Baby It’s Cold Out There – but warm in here!

Solar Hot Air Panels Doing Their Job

I was initially uncertain about the value of buying solar hot air panels. The therms we were told the two panels would produce seemed like they would be too little to make a difference. But now that it’s down around 30 degrees, I’ve got to say, I’m loving it!

I work in a second floor home office. The stairwell door is kept closed from the cat and hot air vents are closed to keep heat in the main areas of the house for our roommates. The general house thermostat is set at 57 to 62 degrees F and the second floor would get very cool. I used to wear gloves and kept a blanket to cover my legs.

Then we installed 2 solar hot air collectors. There is a box on the wall in my office that shows me the heat that is available in the solar panels and the air temp indoors on the second floor. On a sunny winter day when it’s below zero, I’ve seen as much as 120 degrees of heat in the panels! Today has been partly cloudy and the fan has kicked in a few times, bringing the office to 65 degrees.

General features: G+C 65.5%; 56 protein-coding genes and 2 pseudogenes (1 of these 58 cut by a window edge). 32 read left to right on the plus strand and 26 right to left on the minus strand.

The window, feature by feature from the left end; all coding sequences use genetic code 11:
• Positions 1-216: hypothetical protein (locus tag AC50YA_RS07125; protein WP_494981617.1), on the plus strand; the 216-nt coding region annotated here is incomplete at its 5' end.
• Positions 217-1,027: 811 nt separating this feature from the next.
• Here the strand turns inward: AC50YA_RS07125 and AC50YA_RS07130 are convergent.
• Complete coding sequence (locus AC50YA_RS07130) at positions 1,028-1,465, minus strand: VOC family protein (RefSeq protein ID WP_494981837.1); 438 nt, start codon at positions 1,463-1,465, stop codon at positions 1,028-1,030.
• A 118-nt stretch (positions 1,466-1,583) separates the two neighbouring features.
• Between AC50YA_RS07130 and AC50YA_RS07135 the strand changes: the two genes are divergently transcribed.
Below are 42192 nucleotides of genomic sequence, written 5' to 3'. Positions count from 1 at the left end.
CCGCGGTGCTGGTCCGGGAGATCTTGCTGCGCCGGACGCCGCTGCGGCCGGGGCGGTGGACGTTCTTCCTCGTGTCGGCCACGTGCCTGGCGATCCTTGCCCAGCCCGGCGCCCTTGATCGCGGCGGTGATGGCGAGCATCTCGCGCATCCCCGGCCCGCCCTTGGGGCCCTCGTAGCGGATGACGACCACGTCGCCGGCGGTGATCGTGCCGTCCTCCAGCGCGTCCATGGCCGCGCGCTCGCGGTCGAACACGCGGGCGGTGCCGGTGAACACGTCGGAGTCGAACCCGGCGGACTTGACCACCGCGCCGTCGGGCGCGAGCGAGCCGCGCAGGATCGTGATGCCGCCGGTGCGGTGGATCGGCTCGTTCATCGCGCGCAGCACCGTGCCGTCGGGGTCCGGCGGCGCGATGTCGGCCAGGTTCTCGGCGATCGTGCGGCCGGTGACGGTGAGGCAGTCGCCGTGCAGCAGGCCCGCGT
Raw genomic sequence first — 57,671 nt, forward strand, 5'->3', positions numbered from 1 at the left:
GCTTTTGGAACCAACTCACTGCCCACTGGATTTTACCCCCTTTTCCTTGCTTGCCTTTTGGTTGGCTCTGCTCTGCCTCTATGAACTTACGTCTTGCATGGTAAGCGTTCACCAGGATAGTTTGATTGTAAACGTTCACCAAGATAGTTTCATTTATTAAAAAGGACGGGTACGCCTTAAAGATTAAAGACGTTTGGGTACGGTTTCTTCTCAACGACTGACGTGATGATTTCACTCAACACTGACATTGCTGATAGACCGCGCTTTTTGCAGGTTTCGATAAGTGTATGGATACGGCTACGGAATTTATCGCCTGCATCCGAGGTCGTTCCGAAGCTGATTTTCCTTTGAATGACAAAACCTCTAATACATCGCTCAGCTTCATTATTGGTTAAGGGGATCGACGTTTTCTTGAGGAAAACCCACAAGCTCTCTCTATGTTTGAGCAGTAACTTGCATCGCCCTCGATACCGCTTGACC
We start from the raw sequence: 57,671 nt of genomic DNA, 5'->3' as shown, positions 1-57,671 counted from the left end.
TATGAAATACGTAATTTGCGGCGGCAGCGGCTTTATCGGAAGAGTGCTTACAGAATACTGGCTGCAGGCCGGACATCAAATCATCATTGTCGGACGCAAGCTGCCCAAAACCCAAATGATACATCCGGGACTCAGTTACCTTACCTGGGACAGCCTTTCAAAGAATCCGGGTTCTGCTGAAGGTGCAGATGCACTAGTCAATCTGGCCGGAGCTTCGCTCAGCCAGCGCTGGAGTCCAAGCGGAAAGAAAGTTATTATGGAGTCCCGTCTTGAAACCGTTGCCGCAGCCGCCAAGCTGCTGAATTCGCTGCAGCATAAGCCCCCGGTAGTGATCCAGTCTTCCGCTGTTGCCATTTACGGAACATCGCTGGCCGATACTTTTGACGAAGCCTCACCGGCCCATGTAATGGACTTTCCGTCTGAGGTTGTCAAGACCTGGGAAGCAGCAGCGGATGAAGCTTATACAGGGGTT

I work on the phone a lot and the fan noise is noticeable but not usually a problem (even though the fan is located directly behind my chair.)

People have asked how much it has reduced our heating bills. I can’t answer that question. We didn’t have any vents on the outside walls on the second floor so the solar installers couldn’t hook into the regular heating system. The space is 480 sf and has only one cold air return (and a stairwell). I’m not sure how well the heat upstairs gets circulated around the house. My hope is that less gas heating on this floor means more heat stays in the basement and first floor, reducing our gas use.

What I can say is how much of a difference it has made in my comfort while working — no more cold hands or blankets. The 2nd floor is reasonably well insulated so the warmth stays on into the evening. Often the fan kicks on in the morning by 8:00 am so it’s warming as I rise.

Alternative energy sources for heating is a real problem for Minnesota homes. To provide us with natural gas for heat, people living in other states have to live with the risks of fracking. It’s not a fair trade-off but there haven’t been a lot of options. Solar hot air collectors are one part of the solution.

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